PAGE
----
A dynamo, a maverick and an inspiration: mosquitoes beware!/st1:place>/st1:placename>/st1:placetype>/st1:place>/st1:country-region>/st1:city>/st1:country-region>/st1:place>/st1:country-region>/o:p>/o:p>/o:p>/o:p>/o:smarttagtype>/o:smarttagtype>/o:smarttagtype>/o:smarttagtype>/o:smarttagtype>
Chemical ecologists at the University of California, Davis, are changing their navel-orangeworm research direction after an elementary school student’s science project found that the major agricultural pest prefers pistachios over almonds and walnuts.
Gabriel Leal, 11, a sixth grader at Willet Elementary School, Davis, prefers pistachios over all other nuts so he figured that the navel orangeworm (NOW) would, too.
“Pistachios taste better,” reasoned Gabriel, whose family says he can eat an entire bag of pistachios at one sitting. Pistachios have long been his favorite nut, so why wouldn’t the navel orangeworm prefer pistachios over almonds and walnuts, too?
So the sixth grader hypothesized that the insect would lay more eggs in pistachios than in almonds and walnuts, contrary to widely published research that indicates an almond preference.
“Everybody knows that navel orangeworms prefer almonds,” said his father, Walter Leal, a chemical ecologist and professor of entomology at UC Davis. Research published recently in the California Agriculture journal also indicates the preference.
“But in science,” Leal said, “we should believe what we see, not what others tell us. I know that Gabriel prefers pistachios, but I assumed the navel orangeworm’s taste receptors were different.”
Wrong. Gabriel’s research showed that the insects preferred pistachios, just like him.
The findings led to a report at the Almond Board of California’s 32nd Almond Industry Conference, held Dec. 1-2 in Modesto, and launched a new direction of navel orangeworm chemical ecology research at UC Davis
Gabriel performed his research in his father’s UC Davis lab, under the volunteer supervision and mentoring of chemical ecologist Zain Syed.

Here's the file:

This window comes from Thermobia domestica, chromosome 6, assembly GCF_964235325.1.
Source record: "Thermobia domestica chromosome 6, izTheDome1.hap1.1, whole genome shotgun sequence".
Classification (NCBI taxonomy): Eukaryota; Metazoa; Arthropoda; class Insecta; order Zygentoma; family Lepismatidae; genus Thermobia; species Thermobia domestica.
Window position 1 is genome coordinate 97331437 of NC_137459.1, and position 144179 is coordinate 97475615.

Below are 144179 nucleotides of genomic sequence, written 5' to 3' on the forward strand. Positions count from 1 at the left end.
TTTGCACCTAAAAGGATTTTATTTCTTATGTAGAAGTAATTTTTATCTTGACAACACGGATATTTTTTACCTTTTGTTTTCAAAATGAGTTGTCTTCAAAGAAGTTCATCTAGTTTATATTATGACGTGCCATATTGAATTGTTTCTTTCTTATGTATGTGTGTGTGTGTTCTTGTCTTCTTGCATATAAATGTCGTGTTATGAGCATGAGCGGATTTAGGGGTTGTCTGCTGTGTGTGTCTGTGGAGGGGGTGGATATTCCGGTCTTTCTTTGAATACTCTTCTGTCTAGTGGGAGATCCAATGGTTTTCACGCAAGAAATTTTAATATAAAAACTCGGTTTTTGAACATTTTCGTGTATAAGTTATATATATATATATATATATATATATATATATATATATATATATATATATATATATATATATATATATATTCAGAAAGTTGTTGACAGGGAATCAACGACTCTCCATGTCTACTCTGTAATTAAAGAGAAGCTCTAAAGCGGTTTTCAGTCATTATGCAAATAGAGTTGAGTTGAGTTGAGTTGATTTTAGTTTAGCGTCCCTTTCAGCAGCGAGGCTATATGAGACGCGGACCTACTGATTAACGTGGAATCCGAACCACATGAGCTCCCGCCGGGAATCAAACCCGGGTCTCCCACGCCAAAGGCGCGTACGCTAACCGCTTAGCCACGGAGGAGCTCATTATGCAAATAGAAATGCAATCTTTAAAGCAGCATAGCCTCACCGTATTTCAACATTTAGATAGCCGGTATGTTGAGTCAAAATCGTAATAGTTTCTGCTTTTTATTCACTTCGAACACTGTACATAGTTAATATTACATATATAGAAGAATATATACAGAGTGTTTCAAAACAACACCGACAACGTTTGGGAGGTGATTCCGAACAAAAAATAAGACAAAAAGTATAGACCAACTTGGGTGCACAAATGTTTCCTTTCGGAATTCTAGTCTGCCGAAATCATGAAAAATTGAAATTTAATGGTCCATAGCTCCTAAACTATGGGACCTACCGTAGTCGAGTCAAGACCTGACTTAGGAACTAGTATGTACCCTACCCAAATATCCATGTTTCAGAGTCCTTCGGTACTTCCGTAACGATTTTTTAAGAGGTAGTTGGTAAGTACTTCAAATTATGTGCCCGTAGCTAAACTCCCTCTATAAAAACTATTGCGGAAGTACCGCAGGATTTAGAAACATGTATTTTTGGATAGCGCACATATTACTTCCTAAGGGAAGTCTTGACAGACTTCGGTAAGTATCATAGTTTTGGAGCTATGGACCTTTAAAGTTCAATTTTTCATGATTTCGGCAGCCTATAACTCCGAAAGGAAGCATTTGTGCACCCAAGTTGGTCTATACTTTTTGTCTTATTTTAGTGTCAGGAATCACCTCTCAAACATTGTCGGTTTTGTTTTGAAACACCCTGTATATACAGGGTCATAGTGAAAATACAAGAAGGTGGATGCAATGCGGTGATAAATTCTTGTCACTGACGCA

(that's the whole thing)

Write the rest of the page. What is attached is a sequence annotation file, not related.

“It was a ‘choice’ experiment where Gabriel placed mated and gravid (egg-filled) females in a cage,” Syed said. “He used four commercially available navel orangeworm traps (Ovitraps). One trap was filled with 50 grams of shelled pistachios, another with 50 grams of almonds, and the third with 50 grams of walnuts. The empty trap served as the control to check if the trap itself had any effects on attracting egg-laying moths. The eggs laid in the ovitraps were counted for two consecutive nights.”
Said Leal: "Gabriel got enough replicates to demonstrate that female orange navelworms do prefer pistachios over walnuts and almonds. We are very excited with our little scientist’s discovery. I reported ‘our’ findings at the state almond industry conference in Modesto. And these findings changed our research direction, because we are now interested in determining what chemistry in pistachios attracts female navel orangeworms.”
“Oviposition (egg-laying) attractants derived from almond oil are used to monitor female populations in the field,” Leal explained, “but during hull split, the chemical from the natural source (crop) competes with the synthetic material in traps. If we use pistachio-derived attractants in the almond field there will be no competition throughout the flight season.”
So how significant a pest is the navel orangeworm?
According to research entomologist Brian Higbee of Paramount Farming, Bakersfield, "it is the primary and most destructive pest on almonds and pistachios." California has some 152,000 acres planted in pistachios, while the state's almond acreage totals more than 700,000.
"The economic impact of NOW damage varies from year to year, but it can easily reach $10-15 million for our company and much higher statewide," Higbee said.
The take-home message? "Well, in science we should never underestimate anyone's idea,” Leal said. “That's why the academic environment is so enriching: students come with new ideas, but I never imagined we would benefit so much from a science project for elementary school."
For more, see news story on the UC Davis Department of Entomology Web site.